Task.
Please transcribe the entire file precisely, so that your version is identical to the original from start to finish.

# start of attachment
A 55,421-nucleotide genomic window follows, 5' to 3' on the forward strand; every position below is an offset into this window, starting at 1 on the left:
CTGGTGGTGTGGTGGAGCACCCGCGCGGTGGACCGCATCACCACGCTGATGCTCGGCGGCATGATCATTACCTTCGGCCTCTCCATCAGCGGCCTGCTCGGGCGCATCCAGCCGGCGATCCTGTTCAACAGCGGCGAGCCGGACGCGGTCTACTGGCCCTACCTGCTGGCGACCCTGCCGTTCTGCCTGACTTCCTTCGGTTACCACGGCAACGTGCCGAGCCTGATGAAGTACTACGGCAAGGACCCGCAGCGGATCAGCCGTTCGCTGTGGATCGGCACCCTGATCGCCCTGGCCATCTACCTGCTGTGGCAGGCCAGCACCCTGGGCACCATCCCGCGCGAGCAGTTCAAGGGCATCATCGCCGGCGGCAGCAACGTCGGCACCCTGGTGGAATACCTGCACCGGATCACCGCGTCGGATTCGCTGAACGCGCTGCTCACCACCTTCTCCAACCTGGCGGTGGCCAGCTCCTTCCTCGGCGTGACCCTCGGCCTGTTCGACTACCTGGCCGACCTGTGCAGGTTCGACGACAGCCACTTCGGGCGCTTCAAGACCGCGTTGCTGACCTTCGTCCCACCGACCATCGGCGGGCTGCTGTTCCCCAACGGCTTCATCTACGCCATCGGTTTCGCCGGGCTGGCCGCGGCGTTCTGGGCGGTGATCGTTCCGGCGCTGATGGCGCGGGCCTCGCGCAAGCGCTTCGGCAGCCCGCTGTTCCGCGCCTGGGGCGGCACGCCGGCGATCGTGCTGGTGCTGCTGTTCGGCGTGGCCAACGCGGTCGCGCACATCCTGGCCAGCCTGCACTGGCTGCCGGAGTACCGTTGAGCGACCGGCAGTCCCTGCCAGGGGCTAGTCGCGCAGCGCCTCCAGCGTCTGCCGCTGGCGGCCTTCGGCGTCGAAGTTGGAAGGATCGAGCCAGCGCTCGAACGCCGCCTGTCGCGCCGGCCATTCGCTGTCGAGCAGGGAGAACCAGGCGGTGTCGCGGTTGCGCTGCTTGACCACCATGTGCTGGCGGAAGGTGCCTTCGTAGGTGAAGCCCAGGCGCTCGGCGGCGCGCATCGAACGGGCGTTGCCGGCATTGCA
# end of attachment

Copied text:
A 55,421-nucleotide genomic window follows, 5' to 3' on the forward strand; every position below is an offset into this window, starting at 1 on the left:
CTGGTGGTGTGGTGGAGCACCCGCGCGGTGGACCGCATCACCACGCTGATGCTCGGCGGCATGATCATTACCTTCGGCCTCTCCATCAGCGGCCTGCTCGGGCGCATCCAGCCGGCGATCCTGTTCAACAGCGGCGAGCCGGACGCGGTCTACTGGCCCTACCTGCTGGCGACCCTGCCGTTCTGCCTGACTTCCTTCGGTTACCACGGCAACGTGCCGAGCCTGATGAAGTACTACGGCAAGGACCCGCAGCGGATCAGCCGTTCGCTGTGGATCGGCACCCTGATCGCCCTGGCCATCTACCTGCTGTGGCAGGCCAGCACCCTGGGCACCATCCCGCGCGAGCAGTTCAAGGGCATCATCGCCGGCGGCAGCAACGTCGGCACCCTGGTGGAATACCTGCACCGGATCACCGCGTCGGATTCGCTGAACGCGCTGCTCACCACCTTCTCCAACCTGGCGGTGGCCAGCTCCTTCCTCGGCGTGACCCTCGGCCTGTTCGACTACCTGGCCGACCTGTGCAGGTTCGACGACAGCCACTTCGGGCGCTTCAAGACCGCGTTGCTGACCTTCGTCCCACCGACCATCGGCGGGCTGCTGTTCCCCAACGGCTTCATCTACGCCATCGGTTTCGCCGGGCTGGCCGCGGCGTTCTGGGCGGTGATCGTTCCGGCGCTGATGGCGCGGGCCTCGCGCAAGCGCTTCGGCAGCCCGCTGTTCCGCGCCTGGGGCGGCACGCCGGCGATCGTGCTGGTGCTGCTGTTCGGCGTGGCCAACGCGGTCGCGCACATCCTGGCCAGCCTGCACTGGCTGCCGGAGTACCGTTGAGCGACCGGCAGTCCCTGCCAGGGGCTAGTCGCGCAGCGCCTCCAGCGTCTGCCGCTGGCGGCCTTCGGCGTCGAAGTTGGAAGGATCGAGCCAGCGCTCGAACGCCGCCTGTCGCGCCGGCCATTCGCTGTCGAGCAGGGAGAACCAGGCGGTGTCGCGGTTGCGCTGCTTGACCACCATGTGCTGGCGGAAGGTGCCTTCGTAGGTGAAGCCCAGGCGCTCGGCGGCGCGCATCGAACGGGCGTTGCCGGCATTGCA